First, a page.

Should You Go Electric in 2018?
2018 is shaping up to be the year of the electric car. With affordable options like the Tesla Model 3, Chevrolet Bolt and Nissan Leaf all on the market, fully electric vehicles (EVs) are phasing out of being just a novelty and joining the mainstream.
In December, BMW announced goals of selling half a million EVs by the end of 2019. Ford followed in January with an $11 billion commitment to develop forty EVs.
And, in an interview with Bloomberg, Fiat Chrysler CEO Sergio Marchionne cautioned that carmakers have less than a decade to adapt to widespread electrification–or be left behind.
So we know the industry is going in that direction. But if you’re in the market for a new car, is now the time to go electric?
“A few years ago, going electric wasn’t the best idea for everybody,” says Rebecca Lindland, Executive Analyst at Kelley Blue Book. “Now we are starting to get to the point where some of the challenges and misconceptions are getting updated.” Here’s why buying an EV may be the right move the next time you’re in the market for a car.
“Range Anxiety” is no longer an excuse.
One of the biggest concerns for consumers when it comes to EVs is what is called range anxiety — what happens if you’re driving somewhere not in range of a charging station? It’s true that charging stations aren't as ubiquitous as gas stations, but Lindland says this anxiety is overblown.
“The reality is you can go into any 120-volt outlet hub and fill up, like [you do] at home, not just designated public charging stations.” The downside? The lower the voltage, the longer it’ll take to charge. Charging at 120-volts can take over twelve hours depending on the model. That may be fine if you’re parked in your garage overnight, but not if you’re trying to charge while you grab a quick bite.
There are about 16,300 publicly accessible, standard charging stations today with an average of three outlets each, according to the U.S. Department of Energy’s Alternative Fuels Data Center. Most are Level 2 chargers, meaning your EV will be charged up in anywhere from 30 minutes to a couple of hours. (Life hack: Many grocery and department stores have charging stations in their parking lots, so you can shop and charge up at the same time.)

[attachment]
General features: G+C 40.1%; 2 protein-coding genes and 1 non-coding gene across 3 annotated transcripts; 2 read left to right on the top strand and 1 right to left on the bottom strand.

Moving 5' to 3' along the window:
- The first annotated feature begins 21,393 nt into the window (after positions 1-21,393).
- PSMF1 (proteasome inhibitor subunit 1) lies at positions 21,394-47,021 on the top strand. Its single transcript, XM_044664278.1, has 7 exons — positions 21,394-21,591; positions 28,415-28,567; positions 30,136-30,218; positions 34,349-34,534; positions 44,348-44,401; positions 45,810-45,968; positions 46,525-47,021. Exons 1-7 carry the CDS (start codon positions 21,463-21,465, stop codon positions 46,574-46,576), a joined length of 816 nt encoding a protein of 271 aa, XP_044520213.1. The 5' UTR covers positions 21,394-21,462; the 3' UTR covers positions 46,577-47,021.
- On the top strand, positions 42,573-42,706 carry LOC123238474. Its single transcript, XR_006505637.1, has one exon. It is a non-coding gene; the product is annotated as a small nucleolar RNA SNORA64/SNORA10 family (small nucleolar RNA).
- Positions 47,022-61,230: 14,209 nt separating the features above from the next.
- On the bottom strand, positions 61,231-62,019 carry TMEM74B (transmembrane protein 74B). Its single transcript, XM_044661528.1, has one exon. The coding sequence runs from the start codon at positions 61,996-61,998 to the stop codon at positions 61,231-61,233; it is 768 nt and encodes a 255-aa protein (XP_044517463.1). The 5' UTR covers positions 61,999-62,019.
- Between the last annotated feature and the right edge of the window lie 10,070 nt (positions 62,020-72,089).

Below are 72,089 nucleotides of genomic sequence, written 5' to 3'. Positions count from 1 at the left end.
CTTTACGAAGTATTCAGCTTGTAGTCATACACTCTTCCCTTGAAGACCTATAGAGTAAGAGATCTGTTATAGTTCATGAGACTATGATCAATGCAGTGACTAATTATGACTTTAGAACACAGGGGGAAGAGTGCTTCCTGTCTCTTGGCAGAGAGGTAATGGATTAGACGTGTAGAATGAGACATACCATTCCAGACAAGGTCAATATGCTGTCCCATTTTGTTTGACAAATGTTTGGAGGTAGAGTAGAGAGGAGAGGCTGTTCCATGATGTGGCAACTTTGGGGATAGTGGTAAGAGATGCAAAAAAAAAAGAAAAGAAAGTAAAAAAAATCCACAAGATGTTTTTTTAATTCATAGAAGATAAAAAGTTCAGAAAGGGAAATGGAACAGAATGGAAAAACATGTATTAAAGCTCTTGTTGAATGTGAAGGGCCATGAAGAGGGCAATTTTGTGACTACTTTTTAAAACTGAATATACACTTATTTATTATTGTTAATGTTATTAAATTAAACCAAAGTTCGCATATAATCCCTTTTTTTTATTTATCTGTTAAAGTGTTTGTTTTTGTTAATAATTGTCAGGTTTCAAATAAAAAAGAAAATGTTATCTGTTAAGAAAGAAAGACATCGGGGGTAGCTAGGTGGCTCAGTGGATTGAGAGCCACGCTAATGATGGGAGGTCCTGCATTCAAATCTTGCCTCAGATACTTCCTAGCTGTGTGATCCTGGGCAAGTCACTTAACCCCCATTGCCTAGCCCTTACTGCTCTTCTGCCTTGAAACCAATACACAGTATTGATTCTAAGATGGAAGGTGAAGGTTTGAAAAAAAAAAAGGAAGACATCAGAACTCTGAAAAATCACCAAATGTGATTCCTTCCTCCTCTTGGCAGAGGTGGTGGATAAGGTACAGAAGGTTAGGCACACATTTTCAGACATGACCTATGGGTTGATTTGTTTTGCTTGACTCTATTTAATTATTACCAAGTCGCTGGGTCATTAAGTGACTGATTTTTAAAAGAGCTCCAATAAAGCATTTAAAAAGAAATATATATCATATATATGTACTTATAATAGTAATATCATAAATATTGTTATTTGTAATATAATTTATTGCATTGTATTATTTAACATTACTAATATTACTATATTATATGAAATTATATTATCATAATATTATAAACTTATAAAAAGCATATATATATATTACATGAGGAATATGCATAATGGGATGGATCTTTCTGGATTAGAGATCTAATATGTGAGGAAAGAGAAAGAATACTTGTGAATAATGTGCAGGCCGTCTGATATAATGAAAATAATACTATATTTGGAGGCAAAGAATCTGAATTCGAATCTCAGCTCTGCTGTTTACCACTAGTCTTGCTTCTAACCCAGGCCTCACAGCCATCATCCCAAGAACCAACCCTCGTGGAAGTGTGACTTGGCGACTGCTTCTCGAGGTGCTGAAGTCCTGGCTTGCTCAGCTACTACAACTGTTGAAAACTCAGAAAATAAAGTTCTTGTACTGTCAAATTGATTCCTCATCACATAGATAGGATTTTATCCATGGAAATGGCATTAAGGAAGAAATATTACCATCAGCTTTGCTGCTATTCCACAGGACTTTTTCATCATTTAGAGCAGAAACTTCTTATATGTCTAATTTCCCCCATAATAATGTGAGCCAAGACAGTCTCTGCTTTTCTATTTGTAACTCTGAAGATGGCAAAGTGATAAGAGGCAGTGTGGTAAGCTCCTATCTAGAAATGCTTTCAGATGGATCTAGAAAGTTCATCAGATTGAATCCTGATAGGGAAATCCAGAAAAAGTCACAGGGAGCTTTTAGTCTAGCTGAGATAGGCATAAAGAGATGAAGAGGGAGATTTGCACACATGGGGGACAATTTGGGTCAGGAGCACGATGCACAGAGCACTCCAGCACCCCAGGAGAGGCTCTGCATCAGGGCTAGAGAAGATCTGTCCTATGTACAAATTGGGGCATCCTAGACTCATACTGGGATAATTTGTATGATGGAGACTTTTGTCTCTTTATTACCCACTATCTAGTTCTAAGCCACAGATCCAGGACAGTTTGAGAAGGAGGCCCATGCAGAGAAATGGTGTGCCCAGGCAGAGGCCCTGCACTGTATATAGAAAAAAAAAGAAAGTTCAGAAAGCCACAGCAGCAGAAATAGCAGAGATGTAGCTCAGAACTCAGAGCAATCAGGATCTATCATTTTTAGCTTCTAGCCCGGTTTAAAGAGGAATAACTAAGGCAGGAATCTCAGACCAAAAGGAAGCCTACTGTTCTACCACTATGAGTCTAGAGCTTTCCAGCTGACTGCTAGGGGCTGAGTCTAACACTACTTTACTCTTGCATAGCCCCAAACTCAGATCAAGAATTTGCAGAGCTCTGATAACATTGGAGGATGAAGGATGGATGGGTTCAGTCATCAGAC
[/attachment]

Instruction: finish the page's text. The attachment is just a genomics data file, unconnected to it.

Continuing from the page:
Americans aren’t quite the road warriors we expect.
According to Consumer Reports, 78 percent of American drivers travel less than 40 miles a day, and 90 percent drive less than 50 miles a day. What that means is that whether you’re driving to work, school or practice, chances are good that EVs will sufficiently cover your commute. The Chevrolet Bolt and Tesla Model 3 are able to run for well over 200 miles on a charge, and the 2018 Nissan Leaf goes for about 150 miles. But if you regularly travel much further distances, an EV may not be the answer for you.
It’s cheaper (and safer) than you think.
Running on electricity in most parts of the country costs about half of as much as running on gasoline. On average, it currently costs $2.61 per gallon to fill your car with gas and $1.18 per gallon to run on electricity.
If you were to buy a Nissan Leaf (about $30,000), you’d likely save about $900 a year on fuel if you drove 13,000 miles annually. Even more cost savings can be had if you can take advantage of lower off-peak rates at charging stations.
Going electric has another cost cutting advantage: Less maintenance. Once you’re off-warranty, taking your car in for an annual check-up can be costly. (The 40,000 miles for my Volvo wagon recently cost $1,100, and that’s before the two tires I had to buy.) EVs have fewer moving parts, which means there are fewer things to go wrong. You don’t need oil changes, cooling system flushes, transmission servicing, or even air filter replacement. “They are actually easier to service because they don’t have an engine,” says Lindland.
They may also be safer. The entire front end of an EV is a crumple zone, meaning there’s no solid metal engine in the front to intrude the cabin on impact.
“If you crash at a high speed in, say, a Tesla, you often can walk away because the crumple zone absorbs all of the energy before it gets to the cabin,” says Lindland. Safety: Check.
There’s (still) a tax credit waiting for you.
EVs come at a wide range of prices, not all of them high (the MSRP on the Electric Drive from Smart starts at about $23,000). And that’s before Uncle Sam’s help. “There’s a federal tax credit, up to $7,500, which helps with the initial upfront purchase,” says Greg Rosica, tax partner at Ernst and Young. (Note, though, that this is only available when you buy, not lease.) Also, homeowners, landlords, and businesses may be eligible for tax breaks for installing Level 2 (240-volt or more) charging stations on their property; they vary by state.
Going electric isn’t for everyone. If you regularly drive long distances and this is your only car; you can’t afford to install a rapid charger at home, or live in a place where you park on the street with no charger nearby; or if you prefer to lease your cars… Then your time may not have come.
For everyone else? If you’re looking to save money on your ride, it’s time to give electric cars a serious look.
With Hattie Burgher